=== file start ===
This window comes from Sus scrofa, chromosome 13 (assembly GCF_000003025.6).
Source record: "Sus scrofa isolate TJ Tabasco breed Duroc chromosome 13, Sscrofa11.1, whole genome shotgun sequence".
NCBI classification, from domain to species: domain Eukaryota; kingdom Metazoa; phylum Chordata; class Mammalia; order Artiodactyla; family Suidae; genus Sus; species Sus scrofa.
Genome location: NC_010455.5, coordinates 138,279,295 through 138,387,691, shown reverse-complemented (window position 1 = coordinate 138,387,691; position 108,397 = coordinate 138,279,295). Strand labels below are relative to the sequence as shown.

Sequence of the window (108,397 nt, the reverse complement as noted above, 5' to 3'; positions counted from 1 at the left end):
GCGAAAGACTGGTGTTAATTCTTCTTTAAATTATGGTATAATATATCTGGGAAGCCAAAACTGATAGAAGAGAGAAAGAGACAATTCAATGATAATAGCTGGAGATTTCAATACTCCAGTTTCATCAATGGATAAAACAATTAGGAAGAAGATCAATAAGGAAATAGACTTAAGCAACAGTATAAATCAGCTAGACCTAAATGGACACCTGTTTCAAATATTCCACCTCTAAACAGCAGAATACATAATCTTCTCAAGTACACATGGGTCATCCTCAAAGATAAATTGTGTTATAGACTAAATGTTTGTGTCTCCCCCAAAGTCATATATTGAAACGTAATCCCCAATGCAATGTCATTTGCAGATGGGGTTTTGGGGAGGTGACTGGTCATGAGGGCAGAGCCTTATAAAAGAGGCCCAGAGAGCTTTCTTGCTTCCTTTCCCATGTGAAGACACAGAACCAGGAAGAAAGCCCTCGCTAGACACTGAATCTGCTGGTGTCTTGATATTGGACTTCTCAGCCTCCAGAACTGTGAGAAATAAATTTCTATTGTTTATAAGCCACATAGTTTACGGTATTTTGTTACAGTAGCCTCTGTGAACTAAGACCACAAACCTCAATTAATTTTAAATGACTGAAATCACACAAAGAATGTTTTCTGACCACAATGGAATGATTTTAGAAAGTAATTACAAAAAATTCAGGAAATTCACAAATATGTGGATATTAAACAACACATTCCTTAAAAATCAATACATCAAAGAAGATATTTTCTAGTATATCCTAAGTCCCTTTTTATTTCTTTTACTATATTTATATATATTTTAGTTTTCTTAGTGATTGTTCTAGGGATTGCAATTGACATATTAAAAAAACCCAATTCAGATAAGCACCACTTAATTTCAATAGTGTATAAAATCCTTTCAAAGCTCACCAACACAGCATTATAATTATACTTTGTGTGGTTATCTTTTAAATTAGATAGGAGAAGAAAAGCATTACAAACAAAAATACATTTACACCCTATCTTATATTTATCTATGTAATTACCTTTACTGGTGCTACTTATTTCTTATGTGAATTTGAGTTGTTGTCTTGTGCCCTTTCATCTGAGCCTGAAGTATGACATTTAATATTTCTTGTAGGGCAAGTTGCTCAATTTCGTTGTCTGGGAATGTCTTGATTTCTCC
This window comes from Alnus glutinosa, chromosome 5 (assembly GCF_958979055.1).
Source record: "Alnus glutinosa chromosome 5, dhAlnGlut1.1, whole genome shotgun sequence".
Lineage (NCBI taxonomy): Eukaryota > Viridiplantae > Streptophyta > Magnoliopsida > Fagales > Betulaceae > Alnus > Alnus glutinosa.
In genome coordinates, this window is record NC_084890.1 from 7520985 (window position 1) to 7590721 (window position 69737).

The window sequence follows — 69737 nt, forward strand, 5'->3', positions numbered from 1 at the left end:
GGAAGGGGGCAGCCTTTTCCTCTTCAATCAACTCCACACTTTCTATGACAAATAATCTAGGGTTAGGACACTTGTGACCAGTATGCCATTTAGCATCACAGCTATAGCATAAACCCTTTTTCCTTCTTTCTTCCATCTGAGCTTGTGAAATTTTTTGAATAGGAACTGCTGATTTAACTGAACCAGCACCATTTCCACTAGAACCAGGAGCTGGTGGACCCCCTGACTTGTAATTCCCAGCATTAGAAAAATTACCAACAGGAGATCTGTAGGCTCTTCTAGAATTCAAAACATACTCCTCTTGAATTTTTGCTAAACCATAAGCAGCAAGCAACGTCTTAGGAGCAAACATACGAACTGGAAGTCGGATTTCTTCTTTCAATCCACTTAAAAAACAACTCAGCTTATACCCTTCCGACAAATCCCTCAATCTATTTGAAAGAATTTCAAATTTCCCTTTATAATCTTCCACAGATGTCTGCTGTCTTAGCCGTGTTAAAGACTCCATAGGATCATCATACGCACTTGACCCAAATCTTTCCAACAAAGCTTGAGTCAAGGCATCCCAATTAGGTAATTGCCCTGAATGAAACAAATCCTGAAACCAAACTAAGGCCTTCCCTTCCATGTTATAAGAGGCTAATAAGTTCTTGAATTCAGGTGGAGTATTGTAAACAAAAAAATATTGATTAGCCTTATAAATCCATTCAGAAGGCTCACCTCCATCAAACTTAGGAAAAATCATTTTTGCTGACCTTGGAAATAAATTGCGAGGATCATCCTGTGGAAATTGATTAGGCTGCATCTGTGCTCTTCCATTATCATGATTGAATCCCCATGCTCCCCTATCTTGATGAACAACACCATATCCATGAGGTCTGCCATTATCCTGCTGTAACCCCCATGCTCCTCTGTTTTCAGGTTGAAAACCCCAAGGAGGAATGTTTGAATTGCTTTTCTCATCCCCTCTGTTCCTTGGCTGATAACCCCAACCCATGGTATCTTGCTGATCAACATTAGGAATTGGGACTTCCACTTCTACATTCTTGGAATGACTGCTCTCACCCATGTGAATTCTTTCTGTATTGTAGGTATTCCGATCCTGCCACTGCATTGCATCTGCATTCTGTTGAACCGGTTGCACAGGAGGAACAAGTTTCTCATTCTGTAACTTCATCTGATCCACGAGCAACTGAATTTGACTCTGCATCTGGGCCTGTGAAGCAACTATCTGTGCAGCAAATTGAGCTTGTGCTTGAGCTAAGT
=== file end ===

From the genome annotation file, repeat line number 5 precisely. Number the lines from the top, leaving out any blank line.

Sequence of the window (108,397 nt, the reverse complement as noted above, 5' to 3'; positions counted from 1 at the left end):